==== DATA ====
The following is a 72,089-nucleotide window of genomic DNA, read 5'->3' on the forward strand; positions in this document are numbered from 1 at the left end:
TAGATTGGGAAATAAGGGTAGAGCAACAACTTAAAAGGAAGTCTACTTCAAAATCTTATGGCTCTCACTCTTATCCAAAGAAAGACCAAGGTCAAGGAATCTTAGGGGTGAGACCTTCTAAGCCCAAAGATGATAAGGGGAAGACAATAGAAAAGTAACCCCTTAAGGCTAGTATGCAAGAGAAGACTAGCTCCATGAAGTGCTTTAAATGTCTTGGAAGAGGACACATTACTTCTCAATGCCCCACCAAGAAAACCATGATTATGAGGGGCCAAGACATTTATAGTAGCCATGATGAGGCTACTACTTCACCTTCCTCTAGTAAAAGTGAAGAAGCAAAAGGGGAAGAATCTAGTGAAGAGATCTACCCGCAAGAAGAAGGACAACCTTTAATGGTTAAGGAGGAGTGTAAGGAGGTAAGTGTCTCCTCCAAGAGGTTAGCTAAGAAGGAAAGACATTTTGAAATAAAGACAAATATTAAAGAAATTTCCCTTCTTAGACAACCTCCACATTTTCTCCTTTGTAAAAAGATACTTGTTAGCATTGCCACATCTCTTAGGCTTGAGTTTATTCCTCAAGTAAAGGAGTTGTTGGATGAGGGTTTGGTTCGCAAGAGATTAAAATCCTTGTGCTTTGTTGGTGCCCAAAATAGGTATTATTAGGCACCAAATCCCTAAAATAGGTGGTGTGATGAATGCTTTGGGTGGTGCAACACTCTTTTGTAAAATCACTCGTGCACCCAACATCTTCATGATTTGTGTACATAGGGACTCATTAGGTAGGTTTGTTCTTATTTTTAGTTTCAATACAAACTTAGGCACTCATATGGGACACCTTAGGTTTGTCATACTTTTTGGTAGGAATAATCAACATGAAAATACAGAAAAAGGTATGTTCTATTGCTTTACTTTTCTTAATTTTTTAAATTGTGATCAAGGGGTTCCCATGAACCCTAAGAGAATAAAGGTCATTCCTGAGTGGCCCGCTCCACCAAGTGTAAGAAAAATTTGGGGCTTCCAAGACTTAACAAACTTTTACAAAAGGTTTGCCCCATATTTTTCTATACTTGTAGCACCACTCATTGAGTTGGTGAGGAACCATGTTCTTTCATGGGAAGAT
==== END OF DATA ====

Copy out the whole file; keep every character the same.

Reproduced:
The following is a 72,089-nucleotide window of genomic DNA, read 5'->3' on the forward strand; positions in this document are numbered from 1 at the left end:
TAGATTGGGAAATAAGGGTAGAGCAACAACTTAAAAGGAAGTCTACTTCAAAATCTTATGGCTCTCACTCTTATCCAAAGAAAGACCAAGGTCAAGGAATCTTAGGGGTGAGACCTTCTAAGCCCAAAGATGATAAGGGGAAGACAATAGAAAAGTAACCCCTTAAGGCTAGTATGCAAGAGAAGACTAGCTCCATGAAGTGCTTTAAATGTCTTGGAAGAGGACACATTACTTCTCAATGCCCCACCAAGAAAACCATGATTATGAGGGGCCAAGACATTTATAGTAGCCATGATGAGGCTACTACTTCACCTTCCTCTAGTAAAAGTGAAGAAGCAAAAGGGGAAGAATCTAGTGAAGAGATCTACCCGCAAGAAGAAGGACAACCTTTAATGGTTAAGGAGGAGTGTAAGGAGGTAAGTGTCTCCTCCAAGAGGTTAGCTAAGAAGGAAAGACATTTTGAAATAAAGACAAATATTAAAGAAATTTCCCTTCTTAGACAACCTCCACATTTTCTCCTTTGTAAAAAGATACTTGTTAGCATTGCCACATCTCTTAGGCTTGAGTTTATTCCTCAAGTAAAGGAGTTGTTGGATGAGGGTTTGGTTCGCAAGAGATTAAAATCCTTGTGCTTTGTTGGTGCCCAAAATAGGTATTATTAGGCACCAAATCCCTAAAATAGGTGGTGTGATGAATGCTTTGGGTGGTGCAACACTCTTTTGTAAAATCACTCGTGCACCCAACATCTTCATGATTTGTGTACATAGGGACTCATTAGGTAGGTTTGTTCTTATTTTTAGTTTCAATACAAACTTAGGCACTCATATGGGACACCTTAGGTTTGTCATACTTTTTGGTAGGAATAATCAACATGAAAATACAGAAAAAGGTATGTTCTATTGCTTTACTTTTCTTAATTTTTTAAATTGTGATCAAGGGGTTCCCATGAACCCTAAGAGAATAAAGGTCATTCCTGAGTGGCCCGCTCCACCAAGTGTAAGAAAAATTTGGGGCTTCCAAGACTTAACAAACTTTTACAAAAGGTTTGCCCCATATTTTTCTATACTTGTAGCACCACTCATTGAGTTGGTGAGGAACCATGTTCTTTCATGGGAAGAT